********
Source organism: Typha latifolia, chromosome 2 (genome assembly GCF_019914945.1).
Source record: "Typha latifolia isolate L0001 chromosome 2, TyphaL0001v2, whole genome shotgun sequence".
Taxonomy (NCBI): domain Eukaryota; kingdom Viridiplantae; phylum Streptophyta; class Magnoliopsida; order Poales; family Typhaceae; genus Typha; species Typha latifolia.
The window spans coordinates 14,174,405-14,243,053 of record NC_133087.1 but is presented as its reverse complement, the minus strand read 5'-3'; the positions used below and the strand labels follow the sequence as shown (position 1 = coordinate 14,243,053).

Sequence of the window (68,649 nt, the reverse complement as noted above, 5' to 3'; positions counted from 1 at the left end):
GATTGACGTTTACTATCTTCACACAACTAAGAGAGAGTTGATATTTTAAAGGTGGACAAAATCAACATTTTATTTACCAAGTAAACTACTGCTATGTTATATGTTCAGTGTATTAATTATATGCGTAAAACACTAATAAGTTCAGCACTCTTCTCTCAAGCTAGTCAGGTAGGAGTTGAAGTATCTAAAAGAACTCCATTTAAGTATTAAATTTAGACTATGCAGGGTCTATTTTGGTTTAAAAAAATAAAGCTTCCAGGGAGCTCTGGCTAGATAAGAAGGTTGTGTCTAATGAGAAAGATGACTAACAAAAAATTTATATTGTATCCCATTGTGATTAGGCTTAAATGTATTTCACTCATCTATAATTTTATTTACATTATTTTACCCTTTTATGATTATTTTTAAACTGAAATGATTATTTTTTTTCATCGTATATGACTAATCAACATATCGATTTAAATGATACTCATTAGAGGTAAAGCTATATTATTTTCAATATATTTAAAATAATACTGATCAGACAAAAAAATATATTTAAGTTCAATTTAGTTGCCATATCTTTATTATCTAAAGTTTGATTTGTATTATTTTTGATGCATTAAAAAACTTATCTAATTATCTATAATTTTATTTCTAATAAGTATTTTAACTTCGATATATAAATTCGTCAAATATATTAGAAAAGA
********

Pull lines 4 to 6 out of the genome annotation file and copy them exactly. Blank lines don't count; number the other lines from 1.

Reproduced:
The window spans coordinates 14,174,405-14,243,053 of record NC_133087.1 but is presented as its reverse complement, the minus strand read 5'-3'; the positions used below and the strand labels follow the sequence as shown (position 1 = coordinate 14,243,053).

Sequence of the window (68,649 nt, the reverse complement as noted above, 5' to 3'; positions counted from 1 at the left end):
GATTGACGTTTACTATCTTCACACAACTAAGAGAGAGTTGATATTTTAAAGGTGGACAAAATCAACATTTTATTTACCAAGTAAACTACTGCTATGTTATATGTTCAGTGTATTAATTATATGCGTAAAACACTAATAAGTTCAGCACTCTTCTCTCAAGCTAGTCAGGTAGGAGTTGAAGTATCTAAAAGAACTCCATTTAAGTATTAAATTTAGACTATGCAGGGTCTATTTTGGTTTAAAAAAATAAAGCTTCCAGGGAGCTCTGGCTAGATAAGAAGGTTGTGTCTAATGAGAAAGATGACTAACAAAAAATTTATATTGTATCCCATTGTGATTAGGCTTAAATGTATTTCACTCATCTATAATTTTATTTACATTATTTTACCCTTTTATGATTATTTTTAAACTGAAATGATTATTTTTTTTCATCGTATATGACTAATCAACATATCGATTTAAATGATACTCATTAGAGGTAAAGCTATATTATTTTCAATATATTTAAAATAATACTGATCAGACAAAAAAATATATTTAAGTTCAATTTAGTTGCCATATCTTTATTATCTAAAGTTTGATTTGTATTATTTTTGATGCATTAAAAAACTTATCTAATTATCTATAATTTTATTTCTAATAAGTATTTTAACTTCGATATATAAATTCGTCAAATATATTAGAAAAGA